Source Water Protection Plans
Source water protection is an ongoing and evolving program to
understand and address risks to drinking water supplies. The following sections
provide links to the 2019 plan updates and the 2016 approved plans, as well as an
overview of regulatory requirements for source water protection planning in
West Virginia and our approach to the planning process.
Source Water Protection Plans - 2019 Draft Updates
We are in the process of updating our Source Water Protection Plans and want YOUR input. The public draft version of each updated plan is provided under the links below.
Updated Bluefield Source Water Protection Plan Draft
Updated Bluestone Source Water Protection Plan Draft
Updated Gassaway Source Water Protection Plan Draft
Updated Huntington Source Water Protection Plan Draft
Updated Kanawha Valley Source Water Protection Plan Draft
Updated New River Source Water Protection Plan Draft
Updated Webster Springs Source Water Protection Plan Draft
Updated Weston Source Water Protection Plan Draft
We are committed to informing and engaging the public, local governments, emergency planners, local health departments, and area residents in the planning process by offering multiple opportunities for public input. For more information about how to get involved, click here.
We will also continue to accept comments on an ongoing basis for future plan updates. You may provide input online through our online feedback form or by mail to West Virginia American Water, Attention: Source Water Protection State Lead, 1600 Pennsylvania Avenue, Charleston, WV 25302.
Source Water Protection Plans Approved by WVDHHR
We have submitted a Source Water Protection Plan (SWPP) for each of our water systems to the West Virginia Department of Health and Human Resources (WVDHHR) for review in accordance with state regulations. WVDHHR approved each of our submitted SWPPs in 2016 following a thorough review and public comment period. Links to the public version of each plan developed in 2016 are provided below.
Bluefield Source Water Protection Plan
Bluefield WVDHHR Response Addendum
Bluestone Source Water Protection Plan
Bluestone WVDHHR Response Addendum
Gassaway Source Water Protection Plan
Gassaway WVDHHR Response Addendum
Huntington Source Water Protection Plan
Huntington WVDHHR Response Addendum
Kanawha Valley Source Water Protection Plan
Kanawha Valley WVDHHR Response Addendum
Kanawha Valley SWPP Supplement
New River Source Water Protection Plan
New River WVDHHR Response Addendum
Webster Springs Source Water Protection Plan
Webster Springs WVDHHR Response Addendum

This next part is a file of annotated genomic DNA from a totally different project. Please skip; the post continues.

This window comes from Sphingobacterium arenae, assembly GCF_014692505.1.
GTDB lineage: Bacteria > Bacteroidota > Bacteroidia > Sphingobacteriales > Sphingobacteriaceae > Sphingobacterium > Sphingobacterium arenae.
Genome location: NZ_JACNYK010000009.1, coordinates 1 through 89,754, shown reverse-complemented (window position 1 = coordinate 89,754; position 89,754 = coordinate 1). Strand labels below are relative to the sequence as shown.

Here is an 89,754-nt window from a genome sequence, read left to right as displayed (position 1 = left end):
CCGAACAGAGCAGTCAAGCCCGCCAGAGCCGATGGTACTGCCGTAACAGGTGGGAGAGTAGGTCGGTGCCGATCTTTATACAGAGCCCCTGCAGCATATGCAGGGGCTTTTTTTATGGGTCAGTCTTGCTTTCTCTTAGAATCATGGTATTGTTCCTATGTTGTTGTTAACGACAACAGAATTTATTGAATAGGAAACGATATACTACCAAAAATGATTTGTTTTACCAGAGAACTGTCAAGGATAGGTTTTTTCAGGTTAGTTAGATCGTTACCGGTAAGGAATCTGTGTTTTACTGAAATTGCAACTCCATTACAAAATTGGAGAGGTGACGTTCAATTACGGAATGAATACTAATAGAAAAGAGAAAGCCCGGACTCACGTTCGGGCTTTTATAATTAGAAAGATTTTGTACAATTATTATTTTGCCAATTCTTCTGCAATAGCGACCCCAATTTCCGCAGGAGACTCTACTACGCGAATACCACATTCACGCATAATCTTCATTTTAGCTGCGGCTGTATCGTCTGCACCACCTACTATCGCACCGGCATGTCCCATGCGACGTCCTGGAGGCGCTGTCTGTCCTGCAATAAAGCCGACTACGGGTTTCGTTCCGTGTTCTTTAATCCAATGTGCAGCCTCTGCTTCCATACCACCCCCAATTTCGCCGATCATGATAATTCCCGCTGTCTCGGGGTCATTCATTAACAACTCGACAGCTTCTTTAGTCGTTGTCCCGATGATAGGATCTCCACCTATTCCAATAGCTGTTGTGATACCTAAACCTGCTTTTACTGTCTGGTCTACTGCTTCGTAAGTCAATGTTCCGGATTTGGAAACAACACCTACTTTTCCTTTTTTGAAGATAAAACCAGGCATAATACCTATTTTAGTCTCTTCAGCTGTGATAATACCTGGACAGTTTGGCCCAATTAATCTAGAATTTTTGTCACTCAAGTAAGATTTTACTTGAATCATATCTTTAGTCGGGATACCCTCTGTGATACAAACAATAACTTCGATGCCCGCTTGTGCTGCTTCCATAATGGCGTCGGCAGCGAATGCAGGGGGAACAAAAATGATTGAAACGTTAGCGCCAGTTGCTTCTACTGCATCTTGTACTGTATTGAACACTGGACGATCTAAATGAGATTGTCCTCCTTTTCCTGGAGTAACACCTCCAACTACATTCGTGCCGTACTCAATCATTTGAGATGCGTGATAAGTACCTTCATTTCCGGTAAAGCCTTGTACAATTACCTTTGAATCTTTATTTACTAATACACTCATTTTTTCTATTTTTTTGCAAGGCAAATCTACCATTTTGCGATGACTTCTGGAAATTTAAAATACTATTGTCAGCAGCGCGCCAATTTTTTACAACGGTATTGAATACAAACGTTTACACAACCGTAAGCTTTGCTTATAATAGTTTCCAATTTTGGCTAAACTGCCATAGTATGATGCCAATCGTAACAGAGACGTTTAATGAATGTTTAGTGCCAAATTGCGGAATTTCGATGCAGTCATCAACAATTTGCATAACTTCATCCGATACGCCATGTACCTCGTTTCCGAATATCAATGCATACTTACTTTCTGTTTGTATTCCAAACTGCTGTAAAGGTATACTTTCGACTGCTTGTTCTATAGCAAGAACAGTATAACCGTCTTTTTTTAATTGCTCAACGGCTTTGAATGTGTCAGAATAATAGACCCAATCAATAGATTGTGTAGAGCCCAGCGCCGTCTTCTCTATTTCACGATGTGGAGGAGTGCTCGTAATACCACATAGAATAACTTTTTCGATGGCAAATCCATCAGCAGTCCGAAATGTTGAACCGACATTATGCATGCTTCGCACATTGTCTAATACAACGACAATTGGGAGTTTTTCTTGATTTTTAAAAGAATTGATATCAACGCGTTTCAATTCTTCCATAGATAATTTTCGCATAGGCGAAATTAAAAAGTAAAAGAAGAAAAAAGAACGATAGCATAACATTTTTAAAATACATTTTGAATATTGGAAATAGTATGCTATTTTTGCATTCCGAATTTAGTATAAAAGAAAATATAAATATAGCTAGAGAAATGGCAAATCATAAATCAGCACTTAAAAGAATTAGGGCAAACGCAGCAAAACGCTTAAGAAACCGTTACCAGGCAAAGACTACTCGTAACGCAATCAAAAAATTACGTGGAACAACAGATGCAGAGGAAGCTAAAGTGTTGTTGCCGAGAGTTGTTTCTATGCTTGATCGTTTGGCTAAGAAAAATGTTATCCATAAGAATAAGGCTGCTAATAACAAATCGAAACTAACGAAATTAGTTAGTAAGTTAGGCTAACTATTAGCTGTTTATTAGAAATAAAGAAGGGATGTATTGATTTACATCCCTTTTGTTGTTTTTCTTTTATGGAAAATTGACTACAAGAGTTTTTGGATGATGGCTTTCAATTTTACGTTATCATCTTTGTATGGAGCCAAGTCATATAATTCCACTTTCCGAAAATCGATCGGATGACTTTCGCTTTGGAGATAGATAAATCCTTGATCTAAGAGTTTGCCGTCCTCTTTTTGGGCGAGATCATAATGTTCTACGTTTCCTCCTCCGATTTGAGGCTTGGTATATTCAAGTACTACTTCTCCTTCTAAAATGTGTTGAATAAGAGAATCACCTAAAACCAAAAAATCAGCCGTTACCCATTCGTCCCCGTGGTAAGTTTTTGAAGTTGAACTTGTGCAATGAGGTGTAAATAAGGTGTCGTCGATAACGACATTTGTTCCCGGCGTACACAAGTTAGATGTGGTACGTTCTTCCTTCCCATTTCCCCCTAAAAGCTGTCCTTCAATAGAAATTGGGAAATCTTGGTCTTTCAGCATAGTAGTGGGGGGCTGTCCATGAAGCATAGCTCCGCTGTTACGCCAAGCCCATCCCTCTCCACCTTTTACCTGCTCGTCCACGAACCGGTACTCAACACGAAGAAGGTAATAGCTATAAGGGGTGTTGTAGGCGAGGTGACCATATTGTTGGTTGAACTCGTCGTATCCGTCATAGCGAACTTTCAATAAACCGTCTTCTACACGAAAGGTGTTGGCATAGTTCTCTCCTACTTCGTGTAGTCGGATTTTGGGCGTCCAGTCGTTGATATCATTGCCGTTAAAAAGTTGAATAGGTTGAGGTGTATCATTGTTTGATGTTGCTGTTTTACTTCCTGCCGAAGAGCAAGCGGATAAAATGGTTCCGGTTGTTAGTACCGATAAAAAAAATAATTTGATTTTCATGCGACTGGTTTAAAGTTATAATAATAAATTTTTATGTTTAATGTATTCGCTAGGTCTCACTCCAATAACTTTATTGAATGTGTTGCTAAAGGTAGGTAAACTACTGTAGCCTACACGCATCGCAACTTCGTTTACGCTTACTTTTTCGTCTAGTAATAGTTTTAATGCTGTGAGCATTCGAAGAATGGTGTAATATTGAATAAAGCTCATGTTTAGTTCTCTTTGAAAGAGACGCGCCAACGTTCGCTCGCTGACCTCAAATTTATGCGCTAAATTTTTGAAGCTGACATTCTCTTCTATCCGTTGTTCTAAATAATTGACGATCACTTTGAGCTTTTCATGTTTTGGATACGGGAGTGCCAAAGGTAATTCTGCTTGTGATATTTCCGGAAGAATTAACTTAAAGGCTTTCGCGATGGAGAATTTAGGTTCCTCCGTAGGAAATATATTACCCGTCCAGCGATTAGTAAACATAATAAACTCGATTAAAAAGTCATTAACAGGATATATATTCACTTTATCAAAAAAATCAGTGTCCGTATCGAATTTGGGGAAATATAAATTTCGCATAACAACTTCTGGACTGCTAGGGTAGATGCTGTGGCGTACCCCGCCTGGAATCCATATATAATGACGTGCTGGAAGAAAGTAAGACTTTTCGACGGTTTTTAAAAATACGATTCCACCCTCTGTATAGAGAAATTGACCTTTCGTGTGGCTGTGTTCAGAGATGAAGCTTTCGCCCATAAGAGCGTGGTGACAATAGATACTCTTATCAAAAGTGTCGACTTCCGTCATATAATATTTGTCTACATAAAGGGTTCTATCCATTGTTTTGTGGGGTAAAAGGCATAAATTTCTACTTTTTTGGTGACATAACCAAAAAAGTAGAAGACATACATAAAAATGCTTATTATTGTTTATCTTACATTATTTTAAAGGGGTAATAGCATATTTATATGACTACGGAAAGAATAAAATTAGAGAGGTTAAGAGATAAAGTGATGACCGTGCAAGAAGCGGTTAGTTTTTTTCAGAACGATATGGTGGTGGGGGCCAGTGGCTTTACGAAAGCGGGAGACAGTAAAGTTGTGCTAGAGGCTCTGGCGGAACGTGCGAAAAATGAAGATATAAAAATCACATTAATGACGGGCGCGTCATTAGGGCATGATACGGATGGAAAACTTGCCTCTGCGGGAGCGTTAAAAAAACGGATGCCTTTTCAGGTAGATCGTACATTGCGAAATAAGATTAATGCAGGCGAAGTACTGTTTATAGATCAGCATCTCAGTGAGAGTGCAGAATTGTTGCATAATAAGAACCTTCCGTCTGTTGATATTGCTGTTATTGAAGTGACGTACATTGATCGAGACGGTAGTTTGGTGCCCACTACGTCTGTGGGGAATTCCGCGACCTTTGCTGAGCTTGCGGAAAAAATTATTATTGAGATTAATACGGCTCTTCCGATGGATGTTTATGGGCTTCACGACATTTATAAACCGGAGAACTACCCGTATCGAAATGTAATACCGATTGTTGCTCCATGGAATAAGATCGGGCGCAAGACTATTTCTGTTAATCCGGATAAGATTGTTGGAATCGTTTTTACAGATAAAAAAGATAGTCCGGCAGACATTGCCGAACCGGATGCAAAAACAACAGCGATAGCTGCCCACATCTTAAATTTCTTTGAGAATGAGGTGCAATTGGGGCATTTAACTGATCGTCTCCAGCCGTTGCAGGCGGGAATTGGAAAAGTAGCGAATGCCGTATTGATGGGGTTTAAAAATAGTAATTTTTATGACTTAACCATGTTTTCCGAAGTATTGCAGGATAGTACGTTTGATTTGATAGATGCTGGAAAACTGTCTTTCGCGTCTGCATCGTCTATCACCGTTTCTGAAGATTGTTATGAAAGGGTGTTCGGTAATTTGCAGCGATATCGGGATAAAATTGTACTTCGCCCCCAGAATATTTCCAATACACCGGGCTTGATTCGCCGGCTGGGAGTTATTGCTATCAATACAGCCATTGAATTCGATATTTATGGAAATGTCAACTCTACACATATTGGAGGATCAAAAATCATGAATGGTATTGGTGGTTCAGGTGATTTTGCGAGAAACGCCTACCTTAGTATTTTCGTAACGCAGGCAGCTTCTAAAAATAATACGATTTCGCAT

Weston Source Water Protection Plan
Weston WVDHHR Response Addendum
The basic foundation for source water protection was established on a national level through the Safe Drinking Water Act Amendments passed in 1986 and 1996. These amendments created wellhead protection and source water assessment programs and left responsibility for implementing these programs with each state.
In 2014, the West Virginia Legislature passed Senate Bill 373, which established regulatory requirements for source water protection planning. This added specific requirements for public water utilities to develop and update source water protection plans. A complete copy of Senate Bill 373 can be found here.
The West Virginia Legislature also included provisions through Senate Bill 373 and subsequent Senate Bill 423 to help ensure that contaminants are appropriately stored, handled and safeguarded from ever reaching public water sources. These regulations require that information about contaminant sources be provided directly to water utilities for use in source water protection planning and event response. For more information about aboveground storage tank (AST) notifications to water systems, click here.
Our strategic approach to source water protection planning for each of our water systems across the state is an ongoing process that includes the following components:
- Establish vision and program objectives
- Evaluate existing plans and operations
- Update source water assessments
- Conduct technical and feasibility studies
- Develop management strategies and action plans
- Implement strategies and action plans
- Ongoing program evaluation and improvement
Stakeholder involvement is an important part of the planning process. The nature and degree of involvement varies by task and stakeholder group. A few examples include:
- Regulatory agency input on assessment and feasibility studies;
- Emergency responder involvement in contingency planning; and
- Community feedback and support for strategies to address source water issues.
For more information about activities currently underway and how you can get involved, click